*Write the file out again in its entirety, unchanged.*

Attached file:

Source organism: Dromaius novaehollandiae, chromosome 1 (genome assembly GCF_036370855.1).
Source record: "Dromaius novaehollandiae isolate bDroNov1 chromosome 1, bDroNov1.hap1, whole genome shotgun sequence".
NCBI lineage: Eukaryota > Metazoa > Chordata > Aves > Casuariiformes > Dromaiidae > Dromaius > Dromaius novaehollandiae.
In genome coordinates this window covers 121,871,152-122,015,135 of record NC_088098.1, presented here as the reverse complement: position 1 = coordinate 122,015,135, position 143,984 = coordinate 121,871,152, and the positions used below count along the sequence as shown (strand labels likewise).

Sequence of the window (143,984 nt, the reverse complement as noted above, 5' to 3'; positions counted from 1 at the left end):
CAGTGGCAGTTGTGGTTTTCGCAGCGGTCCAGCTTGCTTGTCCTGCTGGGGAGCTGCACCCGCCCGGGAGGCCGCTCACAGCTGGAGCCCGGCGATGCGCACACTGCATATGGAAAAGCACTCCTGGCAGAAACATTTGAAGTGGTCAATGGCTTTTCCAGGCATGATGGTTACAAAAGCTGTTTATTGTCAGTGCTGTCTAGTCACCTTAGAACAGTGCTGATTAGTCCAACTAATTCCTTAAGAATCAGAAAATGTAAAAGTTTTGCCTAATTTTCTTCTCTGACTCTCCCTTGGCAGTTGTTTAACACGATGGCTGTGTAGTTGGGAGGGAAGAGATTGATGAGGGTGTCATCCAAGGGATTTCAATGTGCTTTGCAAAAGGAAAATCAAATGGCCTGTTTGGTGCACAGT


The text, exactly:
Source organism: Dromaius novaehollandiae, chromosome 1 (genome assembly GCF_036370855.1).
Source record: "Dromaius novaehollandiae isolate bDroNov1 chromosome 1, bDroNov1.hap1, whole genome shotgun sequence".
NCBI lineage: Eukaryota > Metazoa > Chordata > Aves > Casuariiformes > Dromaiidae > Dromaius > Dromaius novaehollandiae.
In genome coordinates this window covers 121,871,152-122,015,135 of record NC_088098.1, presented here as the reverse complement: position 1 = coordinate 122,015,135, position 143,984 = coordinate 121,871,152, and the positions used below count along the sequence as shown (strand labels likewise).

Sequence of the window (143,984 nt, the reverse complement as noted above, 5' to 3'; positions counted from 1 at the left end):
CAGTGGCAGTTGTGGTTTTCGCAGCGGTCCAGCTTGCTTGTCCTGCTGGGGAGCTGCACCCGCCCGGGAGGCCGCTCACAGCTGGAGCCCGGCGATGCGCACACTGCATATGGAAAAGCACTCCTGGCAGAAACATTTGAAGTGGTCAATGGCTTTTCCAGGCATGATGGTTACAAAAGCTGTTTATTGTCAGTGCTGTCTAGTCACCTTAGAACAGTGCTGATTAGTCCAACTAATTCCTTAAGAATCAGAAAATGTAAAAGTTTTGCCTAATTTTCTTCTCTGACTCTCCCTTGGCAGTTGTTTAACACGATGGCTGTGTAGTTGGGAGGGAAGAGATTGATGAGGGTGTCATCCAAGGGATTTCAATGTGCTTTGCAAAAGGAAAATCAAATGGCCTGTTTGGTGCACAGT